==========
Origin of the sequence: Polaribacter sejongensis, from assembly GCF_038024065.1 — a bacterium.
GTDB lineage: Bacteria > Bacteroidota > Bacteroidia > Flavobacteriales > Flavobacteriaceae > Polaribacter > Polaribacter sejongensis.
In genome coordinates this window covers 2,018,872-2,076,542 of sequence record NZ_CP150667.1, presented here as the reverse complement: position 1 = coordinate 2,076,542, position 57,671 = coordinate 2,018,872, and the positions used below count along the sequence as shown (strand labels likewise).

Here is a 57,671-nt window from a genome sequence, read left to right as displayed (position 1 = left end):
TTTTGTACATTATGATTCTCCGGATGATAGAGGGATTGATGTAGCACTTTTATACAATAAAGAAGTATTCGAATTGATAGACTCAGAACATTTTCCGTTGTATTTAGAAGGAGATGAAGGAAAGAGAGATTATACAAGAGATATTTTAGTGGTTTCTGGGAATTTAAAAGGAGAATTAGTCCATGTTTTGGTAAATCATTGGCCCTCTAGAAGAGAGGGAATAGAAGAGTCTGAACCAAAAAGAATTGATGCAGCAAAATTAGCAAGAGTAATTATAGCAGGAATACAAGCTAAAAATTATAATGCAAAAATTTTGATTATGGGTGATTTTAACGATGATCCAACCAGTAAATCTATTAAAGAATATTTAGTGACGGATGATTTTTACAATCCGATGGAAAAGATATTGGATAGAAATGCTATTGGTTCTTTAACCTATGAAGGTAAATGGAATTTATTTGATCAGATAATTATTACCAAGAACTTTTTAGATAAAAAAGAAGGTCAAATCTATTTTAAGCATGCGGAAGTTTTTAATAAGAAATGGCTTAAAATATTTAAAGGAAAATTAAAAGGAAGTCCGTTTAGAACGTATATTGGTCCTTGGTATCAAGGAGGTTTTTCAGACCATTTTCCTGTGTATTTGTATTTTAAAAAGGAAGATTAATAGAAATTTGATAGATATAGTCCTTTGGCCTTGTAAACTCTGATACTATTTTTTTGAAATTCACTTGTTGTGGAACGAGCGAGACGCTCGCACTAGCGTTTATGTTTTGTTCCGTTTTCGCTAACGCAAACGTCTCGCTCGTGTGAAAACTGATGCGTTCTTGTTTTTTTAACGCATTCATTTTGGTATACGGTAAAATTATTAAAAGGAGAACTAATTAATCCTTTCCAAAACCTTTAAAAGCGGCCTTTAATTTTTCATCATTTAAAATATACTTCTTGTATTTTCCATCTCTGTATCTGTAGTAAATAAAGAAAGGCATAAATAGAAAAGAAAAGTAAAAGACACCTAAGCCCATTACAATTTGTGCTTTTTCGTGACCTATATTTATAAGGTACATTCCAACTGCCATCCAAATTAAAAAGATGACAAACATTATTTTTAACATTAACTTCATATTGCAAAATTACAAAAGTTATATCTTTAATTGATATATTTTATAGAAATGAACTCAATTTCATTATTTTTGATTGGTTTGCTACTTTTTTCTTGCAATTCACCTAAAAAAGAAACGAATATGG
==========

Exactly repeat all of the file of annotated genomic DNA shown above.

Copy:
Origin of the sequence: Polaribacter sejongensis, from assembly GCF_038024065.1 — a bacterium.
GTDB lineage: Bacteria > Bacteroidota > Bacteroidia > Flavobacteriales > Flavobacteriaceae > Polaribacter > Polaribacter sejongensis.
In genome coordinates this window covers 2,018,872-2,076,542 of sequence record NZ_CP150667.1, presented here as the reverse complement: position 1 = coordinate 2,076,542, position 57,671 = coordinate 2,018,872, and the positions used below count along the sequence as shown (strand labels likewise).

Here is a 57,671-nt window from a genome sequence, read left to right as displayed (position 1 = left end):
TTTTGTACATTATGATTCTCCGGATGATAGAGGGATTGATGTAGCACTTTTATACAATAAAGAAGTATTCGAATTGATAGACTCAGAACATTTTCCGTTGTATTTAGAAGGAGATGAAGGAAAGAGAGATTATACAAGAGATATTTTAGTGGTTTCTGGGAATTTAAAAGGAGAATTAGTCCATGTTTTGGTAAATCATTGGCCCTCTAGAAGAGAGGGAATAGAAGAGTCTGAACCAAAAAGAATTGATGCAGCAAAATTAGCAAGAGTAATTATAGCAGGAATACAAGCTAAAAATTATAATGCAAAAATTTTGATTATGGGTGATTTTAACGATGATCCAACCAGTAAATCTATTAAAGAATATTTAGTGACGGATGATTTTTACAATCCGATGGAAAAGATATTGGATAGAAATGCTATTGGTTCTTTAACCTATGAAGGTAAATGGAATTTATTTGATCAGATAATTATTACCAAGAACTTTTTAGATAAAAAAGAAGGTCAAATCTATTTTAAGCATGCGGAAGTTTTTAATAAGAAATGGCTTAAAATATTTAAAGGAAAATTAAAAGGAAGTCCGTTTAGAACGTATATTGGTCCTTGGTATCAAGGAGGTTTTTCAGACCATTTTCCTGTGTATTTGTATTTTAAAAAGGAAGATTAATAGAAATTTGATAGATATAGTCCTTTGGCCTTGTAAACTCTGATACTATTTTTTTGAAATTCACTTGTTGTGGAACGAGCGAGACGCTCGCACTAGCGTTTATGTTTTGTTCCGTTTTCGCTAACGCAAACGTCTCGCTCGTGTGAAAACTGATGCGTTCTTGTTTTTTTAACGCATTCATTTTGGTATACGGTAAAATTATTAAAAGGAGAACTAATTAATCCTTTCCAAAACCTTTAAAAGCGGCCTTTAATTTTTCATCATTTAAAATATACTTCTTGTATTTTCCATCTCTGTATCTGTAGTAAATAAAGAAAGGCATAAATAGAAAAGAAAAGTAAAAGACACCTAAGCCCATTACAATTTGTGCTTTTTCGTGACCTATATTTATAAGGTACATTCCAACTGCCATCCAAATTAAAAAGATGACAAACATTATTTTTAACATTAACTTCATATTGCAAAATTACAAAAGTTATATCTTTAATTGATATATTTTATAGAAATGAACTCAATTTCATTATTTTTGATTGGTTTGCTACTTTTTTCTTGCAATTCACCTAAAAAAGAAACGAATATGG